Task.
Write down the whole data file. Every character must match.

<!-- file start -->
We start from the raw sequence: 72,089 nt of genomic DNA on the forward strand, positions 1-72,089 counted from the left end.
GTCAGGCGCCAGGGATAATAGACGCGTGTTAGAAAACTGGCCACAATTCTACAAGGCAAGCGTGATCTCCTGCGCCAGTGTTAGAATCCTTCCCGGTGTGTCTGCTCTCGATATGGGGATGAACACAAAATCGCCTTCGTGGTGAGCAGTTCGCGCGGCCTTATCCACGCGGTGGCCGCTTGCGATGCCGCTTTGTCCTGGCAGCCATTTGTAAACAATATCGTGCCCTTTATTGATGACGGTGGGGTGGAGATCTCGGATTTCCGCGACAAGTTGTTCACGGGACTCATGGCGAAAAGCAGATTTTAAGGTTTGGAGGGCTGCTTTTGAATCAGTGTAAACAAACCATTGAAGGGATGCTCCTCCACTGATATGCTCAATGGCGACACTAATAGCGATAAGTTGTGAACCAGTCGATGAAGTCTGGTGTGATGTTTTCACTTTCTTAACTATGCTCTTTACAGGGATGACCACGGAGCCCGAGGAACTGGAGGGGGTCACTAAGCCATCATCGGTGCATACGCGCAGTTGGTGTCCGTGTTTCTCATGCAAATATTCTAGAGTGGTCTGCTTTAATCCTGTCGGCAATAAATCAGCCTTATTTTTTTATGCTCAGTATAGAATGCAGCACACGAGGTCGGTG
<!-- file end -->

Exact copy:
We start from the raw sequence: 72,089 nt of genomic DNA on the forward strand, positions 1-72,089 counted from the left end.
GTCAGGCGCCAGGGATAATAGACGCGTGTTAGAAAACTGGCCACAATTCTACAAGGCAAGCGTGATCTCCTGCGCCAGTGTTAGAATCCTTCCCGGTGTGTCTGCTCTCGATATGGGGATGAACACAAAATCGCCTTCGTGGTGAGCAGTTCGCGCGGCCTTATCCACGCGGTGGCCGCTTGCGATGCCGCTTTGTCCTGGCAGCCATTTGTAAACAATATCGTGCCCTTTATTGATGACGGTGGGGTGGAGATCTCGGATTTCCGCGACAAGTTGTTCACGGGACTCATGGCGAAAAGCAGATTTTAAGGTTTGGAGGGCTGCTTTTGAATCAGTGTAAACAAACCATTGAAGGGATGCTCCTCCACTGATATGCTCAATGGCGACACTAATAGCGATAAGTTGTGAACCAGTCGATGAAGTCTGGTGTGATGTTTTCACTTTCTTAACTATGCTCTTTACAGGGATGACCACGGAGCCCGAGGAACTGGAGGGGGTCACTAAGCCATCATCGGTGCATACGCGCAGTTGGTGTCCGTGTTTCTCATGCAAATATTCTAGAGTGGTCTGCTTTAATCCTGTCGGCAATAAATCAGCCTTATTTTTTTATGCTCAGTATAGAATGCAGCACACGAGGTCGGTG